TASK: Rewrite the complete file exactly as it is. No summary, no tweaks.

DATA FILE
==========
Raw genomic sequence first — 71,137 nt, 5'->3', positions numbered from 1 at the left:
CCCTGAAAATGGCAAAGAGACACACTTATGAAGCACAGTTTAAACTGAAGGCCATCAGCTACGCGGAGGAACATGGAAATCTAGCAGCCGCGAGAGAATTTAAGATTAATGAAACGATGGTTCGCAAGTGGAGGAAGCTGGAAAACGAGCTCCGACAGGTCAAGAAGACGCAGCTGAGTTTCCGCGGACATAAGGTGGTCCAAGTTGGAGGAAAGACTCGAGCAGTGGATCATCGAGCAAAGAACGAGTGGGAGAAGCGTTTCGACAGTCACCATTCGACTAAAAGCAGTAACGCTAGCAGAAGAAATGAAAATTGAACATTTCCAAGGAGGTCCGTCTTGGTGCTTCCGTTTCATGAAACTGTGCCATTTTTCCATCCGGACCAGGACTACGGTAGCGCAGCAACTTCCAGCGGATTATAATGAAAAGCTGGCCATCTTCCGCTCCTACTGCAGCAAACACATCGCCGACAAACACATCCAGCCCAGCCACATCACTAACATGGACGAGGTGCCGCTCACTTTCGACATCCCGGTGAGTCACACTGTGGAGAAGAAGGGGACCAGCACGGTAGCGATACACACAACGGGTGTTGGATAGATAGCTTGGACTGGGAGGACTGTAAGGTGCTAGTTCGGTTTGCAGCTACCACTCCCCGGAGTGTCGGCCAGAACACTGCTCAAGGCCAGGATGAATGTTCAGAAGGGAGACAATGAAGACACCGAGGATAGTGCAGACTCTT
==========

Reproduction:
Raw genomic sequence first — 71,137 nt, 5'->3', positions numbered from 1 at the left:
CCCTGAAAATGGCAAAGAGACACACTTATGAAGCACAGTTTAAACTGAAGGCCATCAGCTACGCGGAGGAACATGGAAATCTAGCAGCCGCGAGAGAATTTAAGATTAATGAAACGATGGTTCGCAAGTGGAGGAAGCTGGAAAACGAGCTCCGACAGGTCAAGAAGACGCAGCTGAGTTTCCGCGGACATAAGGTGGTCCAAGTTGGAGGAAAGACTCGAGCAGTGGATCATCGAGCAAAGAACGAGTGGGAGAAGCGTTTCGACAGTCACCATTCGACTAAAAGCAGTAACGCTAGCAGAAGAAATGAAAATTGAACATTTCCAAGGAGGTCCGTCTTGGTGCTTCCGTTTCATGAAACTGTGCCATTTTTCCATCCGGACCAGGACTACGGTAGCGCAGCAACTTCCAGCGGATTATAATGAAAAGCTGGCCATCTTCCGCTCCTACTGCAGCAAACACATCGCCGACAAACACATCCAGCCCAGCCACATCACTAACATGGACGAGGTGCCGCTCACTTTCGACATCCCGGTGAGTCACACTGTGGAGAAGAAGGGGACCAGCACGGTAGCGATACACACAACGGGTGTTGGATAGATAGCTTGGACTGGGAGGACTGTAAGGTGCTAGTTCGGTTTGCAGCTACCACTCCCCGGAGTGTCGGCCAGAACACTGCTCAAGGCCAGGATGAATGTTCAGAAGGGAGACAATGAAGACACCGAGGATAGTGCAGACTCTT